I am not particularly on board with schlock director Uwe Boll’s sensibility or the idea in his forthcoming movie Assault On Wall Street that people who work in finance are worthy targets of vigilante justice:
But I do think there’s something interesting about the way the movie is being marketed, as an “excoriating look at the American financial system that is sure to stir up plenty of Occupy-esque sentiment” (that description comes from Rotten Tomatoes but reads an awful lot like press release copy).
Now, obviously Boll’s main characters’ actions have zip to do with the actual functionality or existence of Occupy Wall Street or any aspect of the 99 Percent movement. Taking up an individual crusade of assassinating bankers is not the same thing as starting up a People’s Library. A gun your main character is buying “for fun” is not the same innovative instrument as the People’s Mic. And perhaps most to the point, an individualistic crusade to recoup your losses on investments is not even close to the same thing as a broad-based movement aimed at exposing society-wide inequality. Tower Heist, Brett Ratner’s surprisingly fun 2011 movie about the employees of a luxury apartment building who rob the Bernie Madoff-like swindler who ripped off their pension fund, at least had the sense to make it the theft an attempt at reasonable and collective redistribution.
But where the aesthetics and tactics of Occupy Wall Street itself were probably never going to be particularly attractive to Hollywood, there’s one way in which the movement is tailor-made for Hollywood. As Kelefah Sannaeh put it in a long review of anthropology professor and anarchist thinker David Graeber’s new book The Democracy Project in this week’s New Yorker: “What’s striking about this formulation, though, is what’s missing: any explicit reference to the one per cent. It was a self-reflexive slogan for a self-reflexive movement, one that came to be known more for its internal politics than for its critique of the outside world.”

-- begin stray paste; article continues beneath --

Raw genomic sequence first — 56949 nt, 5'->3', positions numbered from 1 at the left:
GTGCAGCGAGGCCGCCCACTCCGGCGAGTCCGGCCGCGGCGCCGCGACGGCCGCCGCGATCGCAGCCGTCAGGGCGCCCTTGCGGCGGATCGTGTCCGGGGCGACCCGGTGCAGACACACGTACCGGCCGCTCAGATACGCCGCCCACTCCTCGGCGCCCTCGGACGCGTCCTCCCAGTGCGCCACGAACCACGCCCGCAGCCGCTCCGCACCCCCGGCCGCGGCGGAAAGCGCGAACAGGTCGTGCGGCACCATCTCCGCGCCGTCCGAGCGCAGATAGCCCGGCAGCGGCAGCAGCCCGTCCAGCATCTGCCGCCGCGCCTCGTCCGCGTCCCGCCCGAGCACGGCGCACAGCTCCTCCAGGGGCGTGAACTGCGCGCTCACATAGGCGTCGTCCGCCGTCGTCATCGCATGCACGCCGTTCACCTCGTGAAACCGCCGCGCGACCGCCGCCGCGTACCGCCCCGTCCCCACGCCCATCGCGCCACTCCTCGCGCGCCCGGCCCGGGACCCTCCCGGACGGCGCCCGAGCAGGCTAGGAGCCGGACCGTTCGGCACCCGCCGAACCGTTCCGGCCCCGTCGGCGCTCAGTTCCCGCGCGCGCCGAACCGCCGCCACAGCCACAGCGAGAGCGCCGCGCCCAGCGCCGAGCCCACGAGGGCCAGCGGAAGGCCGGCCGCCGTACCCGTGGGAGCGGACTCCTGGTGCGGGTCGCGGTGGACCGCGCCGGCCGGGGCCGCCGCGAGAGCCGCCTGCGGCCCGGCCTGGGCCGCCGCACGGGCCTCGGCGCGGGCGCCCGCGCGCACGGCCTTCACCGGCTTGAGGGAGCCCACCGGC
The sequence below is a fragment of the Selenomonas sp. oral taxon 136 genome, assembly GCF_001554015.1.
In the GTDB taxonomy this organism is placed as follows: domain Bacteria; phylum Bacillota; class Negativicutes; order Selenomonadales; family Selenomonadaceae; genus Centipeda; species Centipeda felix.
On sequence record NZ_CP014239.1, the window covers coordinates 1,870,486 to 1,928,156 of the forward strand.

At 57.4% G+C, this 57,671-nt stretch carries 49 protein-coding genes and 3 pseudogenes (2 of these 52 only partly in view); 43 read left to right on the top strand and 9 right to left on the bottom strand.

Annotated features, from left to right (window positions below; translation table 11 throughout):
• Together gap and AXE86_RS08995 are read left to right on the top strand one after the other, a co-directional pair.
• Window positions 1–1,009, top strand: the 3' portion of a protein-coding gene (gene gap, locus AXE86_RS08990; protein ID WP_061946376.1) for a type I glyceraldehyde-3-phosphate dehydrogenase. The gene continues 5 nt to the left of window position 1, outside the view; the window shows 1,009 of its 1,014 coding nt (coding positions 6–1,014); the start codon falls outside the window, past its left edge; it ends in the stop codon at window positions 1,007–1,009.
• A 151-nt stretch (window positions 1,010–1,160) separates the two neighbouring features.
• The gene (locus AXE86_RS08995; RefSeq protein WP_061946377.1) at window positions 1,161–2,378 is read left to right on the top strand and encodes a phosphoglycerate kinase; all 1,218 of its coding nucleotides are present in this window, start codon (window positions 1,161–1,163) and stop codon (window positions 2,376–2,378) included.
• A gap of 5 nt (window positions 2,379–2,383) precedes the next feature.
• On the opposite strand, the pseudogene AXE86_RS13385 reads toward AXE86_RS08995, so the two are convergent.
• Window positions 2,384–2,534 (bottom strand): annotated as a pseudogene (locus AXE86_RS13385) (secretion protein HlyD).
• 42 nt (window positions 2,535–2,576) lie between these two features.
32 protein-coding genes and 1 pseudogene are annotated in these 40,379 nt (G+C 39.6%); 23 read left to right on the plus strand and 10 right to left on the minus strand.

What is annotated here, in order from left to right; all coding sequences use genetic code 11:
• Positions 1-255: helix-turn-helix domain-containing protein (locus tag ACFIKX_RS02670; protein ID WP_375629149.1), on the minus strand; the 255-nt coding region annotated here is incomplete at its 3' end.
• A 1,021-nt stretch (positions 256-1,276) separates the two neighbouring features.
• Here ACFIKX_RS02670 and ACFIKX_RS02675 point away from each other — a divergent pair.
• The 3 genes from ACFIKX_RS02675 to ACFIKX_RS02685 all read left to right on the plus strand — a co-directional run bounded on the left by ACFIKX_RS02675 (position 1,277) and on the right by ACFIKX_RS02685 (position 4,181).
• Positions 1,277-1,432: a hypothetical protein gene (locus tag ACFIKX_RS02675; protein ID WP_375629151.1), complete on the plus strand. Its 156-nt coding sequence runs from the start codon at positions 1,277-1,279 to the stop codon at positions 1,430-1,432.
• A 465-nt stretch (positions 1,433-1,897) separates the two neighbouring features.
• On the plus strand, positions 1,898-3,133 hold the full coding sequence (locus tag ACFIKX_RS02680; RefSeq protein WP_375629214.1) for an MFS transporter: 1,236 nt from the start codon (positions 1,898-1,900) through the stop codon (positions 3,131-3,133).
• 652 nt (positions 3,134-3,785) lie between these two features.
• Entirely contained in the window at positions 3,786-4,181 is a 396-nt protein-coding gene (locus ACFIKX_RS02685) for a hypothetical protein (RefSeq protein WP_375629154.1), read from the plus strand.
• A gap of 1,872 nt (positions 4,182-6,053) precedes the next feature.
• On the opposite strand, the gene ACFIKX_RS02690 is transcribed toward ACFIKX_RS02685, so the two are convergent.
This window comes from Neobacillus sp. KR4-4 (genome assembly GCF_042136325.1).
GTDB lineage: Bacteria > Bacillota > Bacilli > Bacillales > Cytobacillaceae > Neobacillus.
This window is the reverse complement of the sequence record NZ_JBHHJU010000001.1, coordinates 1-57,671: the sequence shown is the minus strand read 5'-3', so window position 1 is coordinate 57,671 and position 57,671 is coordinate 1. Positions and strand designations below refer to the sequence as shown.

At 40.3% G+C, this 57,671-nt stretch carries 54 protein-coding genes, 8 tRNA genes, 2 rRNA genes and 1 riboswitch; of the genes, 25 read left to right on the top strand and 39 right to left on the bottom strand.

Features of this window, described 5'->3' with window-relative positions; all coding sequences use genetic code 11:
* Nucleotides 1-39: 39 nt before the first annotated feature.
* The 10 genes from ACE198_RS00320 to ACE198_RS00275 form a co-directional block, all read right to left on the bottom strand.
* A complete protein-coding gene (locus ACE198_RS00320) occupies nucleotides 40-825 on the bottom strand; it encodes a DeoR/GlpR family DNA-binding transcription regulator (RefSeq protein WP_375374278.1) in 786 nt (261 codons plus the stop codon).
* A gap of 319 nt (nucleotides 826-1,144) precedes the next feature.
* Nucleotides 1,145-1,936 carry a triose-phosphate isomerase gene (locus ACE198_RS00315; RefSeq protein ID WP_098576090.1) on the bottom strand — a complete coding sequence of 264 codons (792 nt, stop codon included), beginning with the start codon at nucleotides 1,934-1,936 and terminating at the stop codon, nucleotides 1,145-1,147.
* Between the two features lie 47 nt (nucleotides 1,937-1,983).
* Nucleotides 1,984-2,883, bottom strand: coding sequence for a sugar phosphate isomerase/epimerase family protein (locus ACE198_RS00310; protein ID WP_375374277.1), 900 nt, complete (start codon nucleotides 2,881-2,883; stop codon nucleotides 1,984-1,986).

A void that needs a face? Hollywood is on it. In Margin Call, we’ve had Kevin Spacey and Jeremy Irons as sophisticated men made amoral by numbers. Tower Heist gave us Alan Alda as a kindly-visaged, deeply arrogant investor whose kindliness towards his employees curdles into contempt when they dare to question his handling of their money. Assault On Wall Street offers up John Heard as a callous creep who doesn’t care who he rips off. Arbitrage presented Richard Gere as an entitled master of the universe who couldn’t believe the market wouldn’t cooperate to hedge his best, both personal and professional. Wall Street 2: Money Never Sleeps even offered up a repentant Gordon Gekko. The lords of finance have gotten middle-aged, pasty, and if not outright evil, foolish. Hollywood’s collective portrayal of Wall Street may not have been able to muster a consensus vote from Occupy Wall Street or anywhere else, but in trying to bandwagon on the sentiments of the movement, it’s taken a sledgehammer to the finance industry’s cultural capital—and an image Hollywood helped create in the first place.